Author: Johan Harstad
Format: Library Hardcover
Publisher: Little, Brown and Company
Release date: April 17, 2012
Date Read: March 1, 2013 - March 9, 2013
It's been decades since anyone set foot on the moon. Now three ordinary teenagers, the winners of NASA's unprecedented, worldwide lottery, are about to become the first young people in space--and change their lives forever.
Mia, from Norway, hopes this will be her punk band's ticket to fame and fortune.
Midori believes it's her way out of her restrained life in Japan.
Antoine, from France, just wants to get as far away from his ex-girlfriend as possible.
It's the opportunity of a lifetime, but little do the teenagers know that something sinister is waiting for them on the desolate surface of the moon. And in the black vacuum of space... no one is coming to save them.
In this chilling adventure set in the most brutal landscape known to man, highly acclaimed Norwegian novelist Johan Harstad creates a vivid and frightening world of possibilities we can only hope never come true.(less)
172 HOURS ON THE MOON is frightening. The hold-me-I'm-shaking-I'll-never-look-at-the-universe-the-same-way-again type of frightening. Call it whatever you'd like: nightmare-inducing, chilling, fear on paper. Whatever you do call it, 172 HOURS ON THE MOON is bound to scare the living daylights out of you.
I mean, unless you're one of them.
172 HOURS ON THE MOON is 355 pages of pure terror written by Johan Harstad, a Norwegian man who obviously must've gone to the moon and experienced these things to write about them so... gorgeously.
It tells the tale of three teens from around the world that have won the NASA lottery for a chance to go to the moon. Each teenager has their own reasons for wanting to get away: Mia, from Norway, who wants to publicize her band; Midori, from Japan, who longs to escape from her controlled life in Japan; and Antoine, from France, who just wants to GET AWAY FROM HIS EX-GIRLFRIEND
But they're not the only ones on the moon, and when you're being hunted 238,900 miles away from the Earth, no one's coming to save you.
"We don't belong here. Not at all."No shit, Sherlock.
First of all, this book gave me all the feels. And by feels I mean waking up in cold sweat, being afraid to go out at night and see the moon, and constantly wanting to talk to my best friend about it because I NEEDED TO LET IT OUT.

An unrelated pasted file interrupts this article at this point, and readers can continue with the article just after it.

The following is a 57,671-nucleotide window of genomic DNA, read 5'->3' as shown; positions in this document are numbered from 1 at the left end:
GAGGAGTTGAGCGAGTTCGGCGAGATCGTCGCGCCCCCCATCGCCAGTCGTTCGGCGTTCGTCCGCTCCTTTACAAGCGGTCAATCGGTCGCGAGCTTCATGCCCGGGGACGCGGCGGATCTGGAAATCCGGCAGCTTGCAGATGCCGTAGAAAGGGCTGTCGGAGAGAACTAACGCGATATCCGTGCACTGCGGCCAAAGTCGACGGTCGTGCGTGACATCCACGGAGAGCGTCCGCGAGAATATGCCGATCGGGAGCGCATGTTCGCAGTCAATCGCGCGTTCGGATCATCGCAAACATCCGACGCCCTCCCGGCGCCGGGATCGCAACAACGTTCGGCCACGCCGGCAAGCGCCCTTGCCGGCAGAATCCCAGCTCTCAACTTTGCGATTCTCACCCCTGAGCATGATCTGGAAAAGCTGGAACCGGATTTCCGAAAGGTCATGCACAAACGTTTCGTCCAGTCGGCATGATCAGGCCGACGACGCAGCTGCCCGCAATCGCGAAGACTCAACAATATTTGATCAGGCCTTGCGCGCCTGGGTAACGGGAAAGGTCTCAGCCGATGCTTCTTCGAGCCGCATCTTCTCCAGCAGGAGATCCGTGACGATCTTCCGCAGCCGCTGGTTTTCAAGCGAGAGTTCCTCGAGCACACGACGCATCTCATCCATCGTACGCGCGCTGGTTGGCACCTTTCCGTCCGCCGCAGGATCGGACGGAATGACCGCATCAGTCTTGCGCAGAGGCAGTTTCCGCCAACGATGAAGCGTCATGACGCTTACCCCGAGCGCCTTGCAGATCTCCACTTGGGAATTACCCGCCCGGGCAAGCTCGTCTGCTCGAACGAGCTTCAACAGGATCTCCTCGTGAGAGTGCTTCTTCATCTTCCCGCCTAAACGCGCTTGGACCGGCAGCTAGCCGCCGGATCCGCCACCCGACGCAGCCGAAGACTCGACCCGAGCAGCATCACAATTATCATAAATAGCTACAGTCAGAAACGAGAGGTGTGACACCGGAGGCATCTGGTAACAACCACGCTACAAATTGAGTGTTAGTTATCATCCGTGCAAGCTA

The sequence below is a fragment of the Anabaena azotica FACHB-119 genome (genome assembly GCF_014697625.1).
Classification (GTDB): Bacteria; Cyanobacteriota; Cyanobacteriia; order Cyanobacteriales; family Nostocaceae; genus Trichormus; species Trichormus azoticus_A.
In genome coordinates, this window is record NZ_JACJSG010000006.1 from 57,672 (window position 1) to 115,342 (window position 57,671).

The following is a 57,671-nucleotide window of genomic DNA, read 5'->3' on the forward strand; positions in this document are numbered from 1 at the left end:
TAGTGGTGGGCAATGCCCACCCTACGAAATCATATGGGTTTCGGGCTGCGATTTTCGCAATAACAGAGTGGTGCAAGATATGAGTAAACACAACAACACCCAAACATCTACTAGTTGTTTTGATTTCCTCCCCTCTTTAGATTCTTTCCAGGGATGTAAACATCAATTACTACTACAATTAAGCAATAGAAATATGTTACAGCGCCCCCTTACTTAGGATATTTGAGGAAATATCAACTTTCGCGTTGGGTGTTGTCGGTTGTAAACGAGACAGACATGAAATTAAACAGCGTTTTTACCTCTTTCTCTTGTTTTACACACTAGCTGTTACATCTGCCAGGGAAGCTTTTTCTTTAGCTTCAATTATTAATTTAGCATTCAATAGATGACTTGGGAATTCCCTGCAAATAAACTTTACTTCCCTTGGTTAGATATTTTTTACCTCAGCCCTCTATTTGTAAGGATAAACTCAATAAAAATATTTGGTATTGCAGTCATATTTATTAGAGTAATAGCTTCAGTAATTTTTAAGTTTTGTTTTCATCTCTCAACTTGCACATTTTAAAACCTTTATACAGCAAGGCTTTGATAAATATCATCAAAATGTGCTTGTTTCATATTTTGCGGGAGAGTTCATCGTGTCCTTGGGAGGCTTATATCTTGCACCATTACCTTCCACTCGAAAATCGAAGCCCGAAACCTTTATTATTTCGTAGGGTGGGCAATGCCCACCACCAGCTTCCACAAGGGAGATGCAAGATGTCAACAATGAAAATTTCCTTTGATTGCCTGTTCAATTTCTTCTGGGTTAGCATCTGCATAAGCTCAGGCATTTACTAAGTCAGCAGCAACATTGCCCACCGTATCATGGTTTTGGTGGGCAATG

It's not very hard to figure out what's stalking the group on the moon, but it's how Johan tells it that ultimately won me over. As my best friend said to me: it seems like the stupidest thing in the world, but while you're reading it it's tremendously scary.
As horrifying as it was, it was also really confusing. If you've read this or do eventually read it, I think you'll know what I mean. There seem to be gaps in the books were the reader required information, and I'm not sure if it's because the book was translated into English from Norwegian, or just because Johan’s weak spot is the 'hey let's make it clear for the reader to understand' part.
Johan's writing was pretty awesome, though I'm sure that in its native form it would've been much better. The dark and eery writing style, third-person omniscient, with multiple points of view, suited the book extremely well. It wasn't overly descriptive with figurative language and insisted on being more of the quiet, whispery-type of writing. While not often humorous, 172 Hours on the Moon wasn't meant to be.
The characters seemed, at times, to lack in development, but other times every single character was so carefully constructed it was unbelievable. Their reactions, their tendencies, and their voices tended to either be real and genuine or totally ridiculous.
I liked Mia enough. She had hopes and dreams like every other teenager, and she really was kick-butt when it came down to it. I really despised Midori at first, because she was annoying, assuming brat. Eventually I warmed up to her, though. Antoine cracked me up every time he made an appearance because he was just so... French.
"He gave the two girls a gloomy look. "If either of you wants to have your very own room on the moon right now, you're very welcome to mine. It isn't exactly how I . . . envisioned it."Want to get away from the ex-girlfriend? LET'S GO THE MOTHERFUCKING MOON, YO.
Mia took the hint and gave him a wry smile. "Okay, Antoine. Come on. Your girls will look after the poor little Frenchman who's afraid of being alone."
Antoine threw up his arms and looked around as if to say, Can you blame me? and followed them into the room."
There's all the stereotypes about the French being perverted and creepily romantic and crazy, but having been raised in a French environment, I know it's not all lies. For a small country, France is completely nuts and we're proud of it.
Obviously, so is Antoine.
That ending was fucking mind-blowing. It's one of those cliffhanger endings where you feverishly wish for a sequel, but don't at the same time.
172 HOURS ON THE MOON was a chilling and immersive read that I'd definitely pick up again. It was my first horror-science fiction novel - I mean, something this scary couldn't possibly be science-horror fiction - and it was fantastic.
Oceana is a French-blooded teenager who enjoys stalking British boys and asking them to marry her. She was diagnosed with severe fangirl disorder in 2011. Able to curse like a sailor with an angelic voice.